Unemployment benefits: Why are Americans suing and can they recover their payments?
States across the country have withdrawn from a batch of pandemic-era federal programmes which provide extra support for jobless residents, but are now facing a legal backlash.
Throughout the pandemic the federal government has been providing additional unemployment benefits for out-of-work Americans to help them deal with the economic consequences of the pandemic.
In recent months 26 states have announced their intention to prematurely withdraw from the pandemic unemployment benefits, saying that the programmes are encouraging workers to stay at home.
All but two of those states have now passed their deadlines to cancel the additional federal support but they are now facing legal challenges from residents who argue that the state does not have the right to deny them access to the schemes.
Indiana rules that state must continue to provide additional unemployment benefits
The first state to face legal challenges was Indiana, where an estimated 230,000 lost their additional benefits from 19 June onwards. That decision stood for less than a week and on 25 June a state judge ruled that residents should continue to receive the payments until the case has gone to court.
The case was brought by Indiana Legal Services and private employment law firm Macey Swanson Hicks & Sauer who argued that the decision violated a state law requiring Indiana to "procure all available federal insurance benefits to citizens.”
Gov. Tony Evers has vetoed a bill Republicans and the state's largest business lobby have pushed for weeks that would eliminate additional unemployment benefits for Wisconsinites who lost work during the coronavirus pandemic. https://t.co/mHH9DHa51p— Kyle Griffin (@kylegriffin1) June 30, 2021
In the ruling, Marion Superior Court Judge John Hanley said that the dangers associated with cutting off additional support for out of work residents outweighs the risk of harming the state’s economic recovery.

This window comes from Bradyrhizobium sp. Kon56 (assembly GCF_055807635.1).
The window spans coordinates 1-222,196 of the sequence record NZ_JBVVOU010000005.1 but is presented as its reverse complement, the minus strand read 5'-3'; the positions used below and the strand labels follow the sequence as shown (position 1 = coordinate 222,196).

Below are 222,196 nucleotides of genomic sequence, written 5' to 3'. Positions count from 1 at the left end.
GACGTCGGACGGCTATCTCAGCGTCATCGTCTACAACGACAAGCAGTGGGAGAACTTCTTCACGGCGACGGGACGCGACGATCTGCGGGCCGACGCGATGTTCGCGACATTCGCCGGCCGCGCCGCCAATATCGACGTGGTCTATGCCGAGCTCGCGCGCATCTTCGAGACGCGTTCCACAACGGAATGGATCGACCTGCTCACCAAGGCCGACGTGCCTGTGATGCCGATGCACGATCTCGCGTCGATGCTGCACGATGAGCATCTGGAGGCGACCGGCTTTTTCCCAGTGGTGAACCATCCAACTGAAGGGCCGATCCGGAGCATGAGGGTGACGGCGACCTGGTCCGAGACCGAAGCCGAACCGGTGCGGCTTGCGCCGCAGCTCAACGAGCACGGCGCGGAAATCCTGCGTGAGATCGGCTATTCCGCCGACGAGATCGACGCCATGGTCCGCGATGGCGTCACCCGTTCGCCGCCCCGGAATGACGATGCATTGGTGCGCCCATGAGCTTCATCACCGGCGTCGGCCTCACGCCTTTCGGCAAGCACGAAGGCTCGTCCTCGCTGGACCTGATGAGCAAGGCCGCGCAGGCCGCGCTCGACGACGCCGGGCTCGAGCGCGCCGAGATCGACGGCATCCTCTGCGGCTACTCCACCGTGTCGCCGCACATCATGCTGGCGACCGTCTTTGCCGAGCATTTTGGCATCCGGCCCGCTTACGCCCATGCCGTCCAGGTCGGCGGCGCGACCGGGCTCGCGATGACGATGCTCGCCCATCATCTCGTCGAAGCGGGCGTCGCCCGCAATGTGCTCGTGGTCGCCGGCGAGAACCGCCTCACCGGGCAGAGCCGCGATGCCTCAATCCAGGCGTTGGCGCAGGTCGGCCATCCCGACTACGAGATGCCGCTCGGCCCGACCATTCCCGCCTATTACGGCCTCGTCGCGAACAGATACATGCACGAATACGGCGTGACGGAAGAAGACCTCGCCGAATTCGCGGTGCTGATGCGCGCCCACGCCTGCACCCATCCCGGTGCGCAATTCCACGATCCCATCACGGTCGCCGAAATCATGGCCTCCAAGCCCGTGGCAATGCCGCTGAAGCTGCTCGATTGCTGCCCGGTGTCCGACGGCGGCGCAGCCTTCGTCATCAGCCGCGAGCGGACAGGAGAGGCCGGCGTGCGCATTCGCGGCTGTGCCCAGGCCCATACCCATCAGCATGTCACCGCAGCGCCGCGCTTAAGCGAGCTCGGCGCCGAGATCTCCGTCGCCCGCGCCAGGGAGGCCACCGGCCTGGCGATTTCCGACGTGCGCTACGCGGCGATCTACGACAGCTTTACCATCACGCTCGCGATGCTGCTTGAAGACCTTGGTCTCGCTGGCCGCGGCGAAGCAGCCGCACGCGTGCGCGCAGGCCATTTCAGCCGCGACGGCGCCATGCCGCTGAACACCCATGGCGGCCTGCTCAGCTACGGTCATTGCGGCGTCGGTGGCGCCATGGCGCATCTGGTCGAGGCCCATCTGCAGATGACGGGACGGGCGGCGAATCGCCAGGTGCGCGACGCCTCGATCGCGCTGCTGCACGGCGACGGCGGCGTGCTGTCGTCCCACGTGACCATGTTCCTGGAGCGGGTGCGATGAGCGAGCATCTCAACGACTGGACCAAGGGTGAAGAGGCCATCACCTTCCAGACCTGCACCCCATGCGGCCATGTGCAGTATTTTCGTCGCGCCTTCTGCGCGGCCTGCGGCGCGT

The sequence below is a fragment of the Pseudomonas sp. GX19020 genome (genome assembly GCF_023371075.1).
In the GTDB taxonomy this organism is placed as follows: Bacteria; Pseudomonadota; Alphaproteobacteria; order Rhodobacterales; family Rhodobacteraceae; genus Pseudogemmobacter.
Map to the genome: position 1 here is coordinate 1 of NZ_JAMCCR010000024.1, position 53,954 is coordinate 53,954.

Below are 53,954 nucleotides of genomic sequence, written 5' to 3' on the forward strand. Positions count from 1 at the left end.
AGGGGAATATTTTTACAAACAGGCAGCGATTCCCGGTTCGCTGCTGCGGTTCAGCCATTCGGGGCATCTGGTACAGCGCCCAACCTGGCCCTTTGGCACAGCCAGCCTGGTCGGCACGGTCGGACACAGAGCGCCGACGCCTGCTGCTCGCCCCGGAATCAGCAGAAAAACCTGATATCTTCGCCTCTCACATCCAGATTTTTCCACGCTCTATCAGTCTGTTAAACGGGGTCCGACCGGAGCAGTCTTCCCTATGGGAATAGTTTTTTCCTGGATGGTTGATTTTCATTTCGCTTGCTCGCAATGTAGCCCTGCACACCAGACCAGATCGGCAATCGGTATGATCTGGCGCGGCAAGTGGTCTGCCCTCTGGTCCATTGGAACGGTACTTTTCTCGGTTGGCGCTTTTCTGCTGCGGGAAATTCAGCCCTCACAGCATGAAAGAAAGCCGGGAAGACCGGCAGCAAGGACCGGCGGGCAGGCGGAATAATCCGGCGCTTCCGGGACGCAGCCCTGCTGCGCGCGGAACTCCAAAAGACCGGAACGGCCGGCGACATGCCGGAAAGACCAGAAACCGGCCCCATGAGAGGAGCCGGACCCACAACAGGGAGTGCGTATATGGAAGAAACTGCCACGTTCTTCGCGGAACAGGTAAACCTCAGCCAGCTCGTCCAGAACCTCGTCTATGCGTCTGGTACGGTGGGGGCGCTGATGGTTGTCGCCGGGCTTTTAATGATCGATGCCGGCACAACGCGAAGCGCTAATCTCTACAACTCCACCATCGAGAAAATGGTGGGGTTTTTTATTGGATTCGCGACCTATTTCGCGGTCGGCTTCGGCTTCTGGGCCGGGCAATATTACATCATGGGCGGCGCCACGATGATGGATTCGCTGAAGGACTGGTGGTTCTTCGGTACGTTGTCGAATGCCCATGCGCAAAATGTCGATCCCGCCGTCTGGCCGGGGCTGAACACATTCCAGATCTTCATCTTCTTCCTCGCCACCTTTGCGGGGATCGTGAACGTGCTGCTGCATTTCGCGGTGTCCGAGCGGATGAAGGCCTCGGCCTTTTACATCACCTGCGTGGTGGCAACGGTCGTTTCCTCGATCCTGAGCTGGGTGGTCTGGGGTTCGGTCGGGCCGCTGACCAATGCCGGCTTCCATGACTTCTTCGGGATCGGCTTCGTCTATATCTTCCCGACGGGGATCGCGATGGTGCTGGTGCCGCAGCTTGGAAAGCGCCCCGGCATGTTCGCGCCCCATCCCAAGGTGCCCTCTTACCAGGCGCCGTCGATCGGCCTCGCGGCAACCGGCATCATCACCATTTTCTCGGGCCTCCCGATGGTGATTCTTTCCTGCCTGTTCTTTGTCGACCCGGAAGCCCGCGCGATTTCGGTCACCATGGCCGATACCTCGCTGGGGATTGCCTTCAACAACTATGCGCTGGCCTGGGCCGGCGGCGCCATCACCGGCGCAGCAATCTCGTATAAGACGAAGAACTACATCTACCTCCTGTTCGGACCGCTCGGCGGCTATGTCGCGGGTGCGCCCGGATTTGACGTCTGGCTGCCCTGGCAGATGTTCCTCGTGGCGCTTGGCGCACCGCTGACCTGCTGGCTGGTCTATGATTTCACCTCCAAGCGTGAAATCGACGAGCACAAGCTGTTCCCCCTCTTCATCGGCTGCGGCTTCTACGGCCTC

Hanley wrote on his decision: "A loss of housing or medical care and the inability to provide food, shelter and adequate childcare for a family constitute irreparable harm pending resolution of this cause of action and are not adequately compensable by an award of damages.”
Maryland follows suit with another unemployment benefits legal challenge
Following the ruling in Indiana, a group of six unemployed Marylanders filed a similar lawsuit against Gov. Larry Hogan and Maryland Secretary of Labor Tiffany Robinson on 30 June. They also allege that the decision to withdraw from the federal programme violates the state’s constitutional obligation to secure any available support for residents.
On Saturday a Maryland judge issued a temporary restraining order, preventing the state from ending participation in the scheme. The ruling came just in time for jobless residents who were due to lose the additional benefits later that day.
Maryland’s top court upholds restraining order. The additional federal unemployment benefits will remain until at least July 13. pic.twitter.com/e1BCLPhTkZ— Sean Streicher (@SeanStreicher) July 5, 2021
In Maryland, where more than 300,000 residents are currently receiving unemployment benefits, 84.7% will be left without any support if the state is able to cancel the federal programme.
Across the country roughly 4.1 million Americans will be affected if states are allowed to revoke access to the additional unemployment benefits. After the initial success of the Indiana and Maryland challenges expect to see more groups launch a lawsuit against other states.
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